Unlike the Passover seder, Tu B’Shvat celebrations have been a little less codified. There’s the general appreciation of trees (it is the new year for trees, after all) and vegetation. There’s definitely wine drinking (four glasses, similar to Passover). But there’s no totally standard haggadah, and certainly no eating rules that can even compare to our leaven-less spring fling.
However, what it is is a celebration of all the tasty fruits from the earth, falling into four convenient to remember buckets:
- Fruit that is hard on the outside but soft on the inside, like coconuts, walnuts, or almonds.
- Fruit that is soft with a pit in the center (stone fruits); olives, peaches, cherries, apricots, and so on.
- Fruit that is soft all the way through, or completely edible – strawberries are a great choice for this one, as are figs and grapes
- And finally, fruit that is tough on the outside and soft on the inside, like bananas, avocados, and mangoes.
A dish my friend Amy told me that she’s made is a delicious banana soup with as many of the other kinds of fruits in it as she can reasonably include. I’m going to draw the line a little closer, including fruits from three of the four groups (drink some wine with it to round it out), but the idea of a savory banana-coconut soup with peach salsa as an accent sounds like the perfect way to start your Tu B’Shvat meal to me – if nothing else, you’ll probably have all the ingredients on hand to use as part of your seder!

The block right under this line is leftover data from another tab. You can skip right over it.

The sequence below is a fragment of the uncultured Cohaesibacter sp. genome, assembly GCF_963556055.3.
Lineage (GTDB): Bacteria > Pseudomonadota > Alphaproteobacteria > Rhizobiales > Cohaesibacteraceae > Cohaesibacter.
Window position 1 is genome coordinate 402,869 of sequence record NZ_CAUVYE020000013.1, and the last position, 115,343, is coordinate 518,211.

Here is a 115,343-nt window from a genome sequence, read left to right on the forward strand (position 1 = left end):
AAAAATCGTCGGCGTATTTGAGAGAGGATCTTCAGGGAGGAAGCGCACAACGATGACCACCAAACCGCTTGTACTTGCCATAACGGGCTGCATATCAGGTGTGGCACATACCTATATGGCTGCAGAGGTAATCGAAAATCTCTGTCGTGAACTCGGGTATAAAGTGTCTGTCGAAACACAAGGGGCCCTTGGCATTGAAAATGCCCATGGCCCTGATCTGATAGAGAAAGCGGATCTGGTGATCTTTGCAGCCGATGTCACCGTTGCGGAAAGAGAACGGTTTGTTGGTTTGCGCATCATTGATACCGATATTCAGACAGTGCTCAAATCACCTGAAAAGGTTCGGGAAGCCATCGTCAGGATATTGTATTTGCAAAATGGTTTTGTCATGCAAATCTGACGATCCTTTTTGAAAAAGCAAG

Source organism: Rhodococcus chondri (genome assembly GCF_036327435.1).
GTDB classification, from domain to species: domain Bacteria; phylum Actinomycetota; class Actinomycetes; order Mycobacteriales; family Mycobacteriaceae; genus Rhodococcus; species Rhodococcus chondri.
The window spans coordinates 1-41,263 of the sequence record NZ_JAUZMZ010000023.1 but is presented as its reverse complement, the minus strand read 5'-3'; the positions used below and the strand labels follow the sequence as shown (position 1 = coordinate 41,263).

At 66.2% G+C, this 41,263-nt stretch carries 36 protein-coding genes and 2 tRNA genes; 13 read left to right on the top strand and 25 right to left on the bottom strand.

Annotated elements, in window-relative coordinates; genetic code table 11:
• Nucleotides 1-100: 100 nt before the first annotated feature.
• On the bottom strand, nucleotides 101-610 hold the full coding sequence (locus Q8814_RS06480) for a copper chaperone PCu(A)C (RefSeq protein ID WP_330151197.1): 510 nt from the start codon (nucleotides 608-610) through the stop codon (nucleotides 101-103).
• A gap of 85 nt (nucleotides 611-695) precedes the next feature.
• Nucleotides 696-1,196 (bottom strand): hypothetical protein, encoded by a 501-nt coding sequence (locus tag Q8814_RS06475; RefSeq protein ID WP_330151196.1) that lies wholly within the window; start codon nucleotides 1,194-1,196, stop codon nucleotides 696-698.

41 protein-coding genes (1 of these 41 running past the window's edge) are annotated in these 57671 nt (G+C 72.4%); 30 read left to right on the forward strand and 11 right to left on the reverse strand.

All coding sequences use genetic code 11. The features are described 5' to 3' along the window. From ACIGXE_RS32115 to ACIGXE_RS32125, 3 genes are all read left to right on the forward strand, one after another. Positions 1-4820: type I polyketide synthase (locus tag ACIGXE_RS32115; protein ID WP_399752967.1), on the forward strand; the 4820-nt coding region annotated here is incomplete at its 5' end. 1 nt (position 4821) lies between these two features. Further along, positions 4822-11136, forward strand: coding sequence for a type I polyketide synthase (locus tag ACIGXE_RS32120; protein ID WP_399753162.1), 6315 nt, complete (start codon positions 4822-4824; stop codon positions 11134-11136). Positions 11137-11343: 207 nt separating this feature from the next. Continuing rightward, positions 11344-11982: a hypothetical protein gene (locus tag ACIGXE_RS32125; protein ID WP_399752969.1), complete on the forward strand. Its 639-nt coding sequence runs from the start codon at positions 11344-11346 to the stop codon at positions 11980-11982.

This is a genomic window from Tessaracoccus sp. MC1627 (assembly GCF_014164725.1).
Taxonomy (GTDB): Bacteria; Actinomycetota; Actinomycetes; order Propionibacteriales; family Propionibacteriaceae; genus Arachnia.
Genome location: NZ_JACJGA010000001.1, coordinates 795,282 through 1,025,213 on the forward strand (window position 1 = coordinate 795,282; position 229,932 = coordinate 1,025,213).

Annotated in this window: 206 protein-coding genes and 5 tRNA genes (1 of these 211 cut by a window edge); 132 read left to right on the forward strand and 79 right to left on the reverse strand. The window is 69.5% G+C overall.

Have fun with this – swap ingredients, add others, try different spices. Banana soup is so unusual, I doubt anyone will question your choices.
Savory Banana-Coconut Soup with Peach Salsa
1 peach, diced small
2 Tbsp minced fresh cilantro
1/2 fresh jalepeno, seeded and minced
1 1/2 tsp fresh grated ginger (jarred is fine and extremely convenient)
1 Tbsp canola or coconut oil
1/2 medium white or yellow onion, minced
1 tsp or 2 cloves minced garlic
1 Tbsp ground coriander
1 tsp ground nutmeg
4 ripe bananas, sliced into coins
1-15oz can coconut milk (not cream)
8 Cups vegetable broth
Salt and pepper to taste (figure around 1 tsp salt and 1/2 tsp black pepper)
1-3 tsp green curry paste or 1/2-1 tsp cayenne powder, depending on desired spiciness (optional)
- Start by making the peach salsa; combine the first four ingredients (through the ginger) and season to taste. Refrigerate to allow the flavors to blend while you prepare the soup.
- In a large soup/stock pot, heat the oil over medium heat. Add the onions, salt, and pepper, and cook until they are nearly translucent. Add the garlic, coriander, nutmeg, and bananas, and cook another 2-4 minutes (don’t let the garlic burn), stirring frequently.
- Add the coconut milk and cook another 5 minutes.
- Add the vegetable broth (and the curry paste or cayenne if you’re including it) and bring the mixture to a boil, then cover and reduce the heat to a simmer; cook 20-30 minutes. The bananas should be mushy and nearly falling apart.
- Using an immersion blender (or working in batches with a blender), puree the soup to a smooth consistency.
- Ladle soup into bowls and garnish with the peach salsa (a drizzle of cilantro oil would be superb at this point too!)
For more information on Tu B’Shvat, I really like this article at MyJewishLearning.com because it’s so straightforward. If you need resources on how to host your own Tu B’Shvat seder, including an awesome haggadah with a leader’s guide, Hazon has got you covered.